WICHITA, Kansas – Kansas College Republicans say their conservative and religious views led to their decision to officially oppose the death penalty.
“It actually is against my religion,” said Paige Hungate, a WSU sophomore and chairwoman of the WSU Republicans. “I believe that life begins at conception and ends at natural death and I don’t think there should be any deviation between those two.”
“We wanted to be truly, 100% pro-life. If one innocent person is put to death than it’s not worth the policy,” said State Chair for the Kansas Federation of College Republicans Dalton Glasscock, a Junior at WSU. He says the overall cost as well as a distrust of government also went into the decision.
By passing a resolution in support of repealing the death penalty KSFCR hopes to change the mindset of their party and ultimately get rid of the death penalty in Kansas.
“Let people know there is a change and shift and its okay to differ on some issues and that’s how you actually make real changes in the party,” Glasscock said.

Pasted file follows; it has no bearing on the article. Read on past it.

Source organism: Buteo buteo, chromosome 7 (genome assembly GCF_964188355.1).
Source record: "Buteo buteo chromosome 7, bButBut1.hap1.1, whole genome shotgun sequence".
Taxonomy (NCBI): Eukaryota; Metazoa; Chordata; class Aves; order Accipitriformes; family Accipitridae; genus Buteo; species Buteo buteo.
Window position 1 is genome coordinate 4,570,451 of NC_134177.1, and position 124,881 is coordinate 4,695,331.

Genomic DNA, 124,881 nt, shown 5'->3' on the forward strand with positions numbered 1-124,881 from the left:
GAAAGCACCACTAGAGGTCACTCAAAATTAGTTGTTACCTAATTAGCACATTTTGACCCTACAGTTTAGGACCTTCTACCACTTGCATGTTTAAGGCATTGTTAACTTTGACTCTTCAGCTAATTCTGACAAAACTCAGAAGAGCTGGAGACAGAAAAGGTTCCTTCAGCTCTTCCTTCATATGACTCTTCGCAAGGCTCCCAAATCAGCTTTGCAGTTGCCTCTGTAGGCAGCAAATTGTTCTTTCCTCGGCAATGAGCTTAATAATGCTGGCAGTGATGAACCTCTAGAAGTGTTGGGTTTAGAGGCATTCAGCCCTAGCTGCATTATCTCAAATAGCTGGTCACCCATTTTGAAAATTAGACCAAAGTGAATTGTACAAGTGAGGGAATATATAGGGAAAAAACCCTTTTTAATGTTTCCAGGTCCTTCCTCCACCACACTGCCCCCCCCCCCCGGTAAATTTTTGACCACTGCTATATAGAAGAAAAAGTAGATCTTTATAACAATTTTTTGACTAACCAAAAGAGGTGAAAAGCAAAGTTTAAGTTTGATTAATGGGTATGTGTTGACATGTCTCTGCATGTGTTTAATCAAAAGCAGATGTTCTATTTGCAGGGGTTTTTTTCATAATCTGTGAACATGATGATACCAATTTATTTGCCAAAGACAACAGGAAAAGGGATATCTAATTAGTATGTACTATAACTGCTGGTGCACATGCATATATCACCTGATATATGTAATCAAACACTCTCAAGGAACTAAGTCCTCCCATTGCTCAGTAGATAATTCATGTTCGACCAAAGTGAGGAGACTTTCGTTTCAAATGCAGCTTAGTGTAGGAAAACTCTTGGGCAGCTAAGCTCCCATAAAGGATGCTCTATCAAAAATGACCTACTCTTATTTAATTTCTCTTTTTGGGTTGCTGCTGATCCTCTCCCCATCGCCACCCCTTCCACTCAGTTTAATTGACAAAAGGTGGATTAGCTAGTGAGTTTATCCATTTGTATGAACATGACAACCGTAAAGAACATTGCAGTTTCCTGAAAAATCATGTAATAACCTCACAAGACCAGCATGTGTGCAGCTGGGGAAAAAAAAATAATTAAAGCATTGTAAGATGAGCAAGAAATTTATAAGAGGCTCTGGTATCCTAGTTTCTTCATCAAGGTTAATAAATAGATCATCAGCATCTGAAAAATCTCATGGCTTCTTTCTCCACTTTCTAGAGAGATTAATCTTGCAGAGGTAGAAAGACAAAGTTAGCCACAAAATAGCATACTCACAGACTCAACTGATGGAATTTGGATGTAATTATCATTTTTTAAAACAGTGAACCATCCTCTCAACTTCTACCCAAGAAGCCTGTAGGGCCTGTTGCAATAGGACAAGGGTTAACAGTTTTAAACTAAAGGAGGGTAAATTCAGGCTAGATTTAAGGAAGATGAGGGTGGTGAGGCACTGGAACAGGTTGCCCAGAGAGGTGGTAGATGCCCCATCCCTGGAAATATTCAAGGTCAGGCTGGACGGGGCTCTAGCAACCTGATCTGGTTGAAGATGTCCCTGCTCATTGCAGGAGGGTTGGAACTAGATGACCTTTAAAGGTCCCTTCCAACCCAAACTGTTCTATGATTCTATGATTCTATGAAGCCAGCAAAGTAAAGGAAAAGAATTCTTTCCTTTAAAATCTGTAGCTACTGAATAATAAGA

Right now the Kansas Republican Party isn’t taking a side on the controversial issue.
“We are neutral we’re not technically for or technically against because many of our members have such passion on this issue,” said Kansas Republican Party Chair Kelly Arnold.
Arnold said a move by the college Republicans could certainly get the party talking by the time they vote on their official platform in 2017.
“I fully expect this to be a hot issue at that meeting. It could sway some votes,” he said.
“I think we have a lot of good talking points on it,” said Hungate.
“It’s okay to challenge what you’ve always believed and come up with different opinions, different ideas and really debate those ideas back and forth,” Glasscock said. He says he has already gotten positive feedback from some Republican leaders.
The death penalty has been banned several times in Kansas, but was re-instated in 1994. However, no one has been executed in Kansas since 1965.